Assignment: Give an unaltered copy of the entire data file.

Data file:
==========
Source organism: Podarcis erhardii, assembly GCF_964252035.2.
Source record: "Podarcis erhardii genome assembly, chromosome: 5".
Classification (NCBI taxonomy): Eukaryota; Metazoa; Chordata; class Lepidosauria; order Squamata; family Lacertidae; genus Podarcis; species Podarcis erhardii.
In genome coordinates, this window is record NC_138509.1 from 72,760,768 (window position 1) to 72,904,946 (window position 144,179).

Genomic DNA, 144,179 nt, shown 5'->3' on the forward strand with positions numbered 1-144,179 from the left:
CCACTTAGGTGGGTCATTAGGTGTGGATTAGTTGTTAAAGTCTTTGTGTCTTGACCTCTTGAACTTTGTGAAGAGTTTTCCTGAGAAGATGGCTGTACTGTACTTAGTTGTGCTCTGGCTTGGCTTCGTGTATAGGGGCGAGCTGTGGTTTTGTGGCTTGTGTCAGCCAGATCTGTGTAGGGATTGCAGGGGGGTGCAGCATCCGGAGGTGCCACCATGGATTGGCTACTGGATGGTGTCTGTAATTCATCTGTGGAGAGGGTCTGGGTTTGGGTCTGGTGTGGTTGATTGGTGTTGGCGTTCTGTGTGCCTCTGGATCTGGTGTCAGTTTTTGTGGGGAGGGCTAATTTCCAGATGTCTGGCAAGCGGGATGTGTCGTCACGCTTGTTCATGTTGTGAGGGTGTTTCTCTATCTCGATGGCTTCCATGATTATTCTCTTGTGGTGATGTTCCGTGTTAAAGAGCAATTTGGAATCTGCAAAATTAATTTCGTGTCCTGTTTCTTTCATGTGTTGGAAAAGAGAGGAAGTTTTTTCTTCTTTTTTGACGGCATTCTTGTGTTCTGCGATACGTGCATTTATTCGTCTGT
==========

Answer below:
Source organism: Podarcis erhardii, assembly GCF_964252035.2.
Source record: "Podarcis erhardii genome assembly, chromosome: 5".
Classification (NCBI taxonomy): Eukaryota; Metazoa; Chordata; class Lepidosauria; order Squamata; family Lacertidae; genus Podarcis; species Podarcis erhardii.
In genome coordinates, this window is record NC_138509.1 from 72,760,768 (window position 1) to 72,904,946 (window position 144,179).

Genomic DNA, 144,179 nt, shown 5'->3' on the forward strand with positions numbered 1-144,179 from the left:
CCACTTAGGTGGGTCATTAGGTGTGGATTAGTTGTTAAAGTCTTTGTGTCTTGACCTCTTGAACTTTGTGAAGAGTTTTCCTGAGAAGATGGCTGTACTGTACTTAGTTGTGCTCTGGCTTGGCTTCGTGTATAGGGGCGAGCTGTGGTTTTGTGGCTTGTGTCAGCCAGATCTGTGTAGGGATTGCAGGGGGGTGCAGCATCCGGAGGTGCCACCATGGATTGGCTACTGGATGGTGTCTGTAATTCATCTGTGGAGAGGGTCTGGGTTTGGGTCTGGTGTGGTTGATTGGTGTTGGCGTTCTGTGTGCCTCTGGATCTGGTGTCAGTTTTTGTGGGGAGGGCTAATTTCCAGATGTCTGGCAAGCGGGATGTGTCGTCACGCTTGTTCATGTTGTGAGGGTGTTTCTCTATCTCGATGGCTTCCATGATTATTCTCTTGTGGTGATGTTCCGTGTTAAAGAGCAATTTGGAATCTGCAAAATTAATTTCGTGTCCTGTTTCTTTCATGTGTTGGAAAAGAGAGGAAGTTTTTTCTTCTTTTTTGACGGCATTCTTGTGTTCTGCGATACGTGCATTTATTCGTCTGT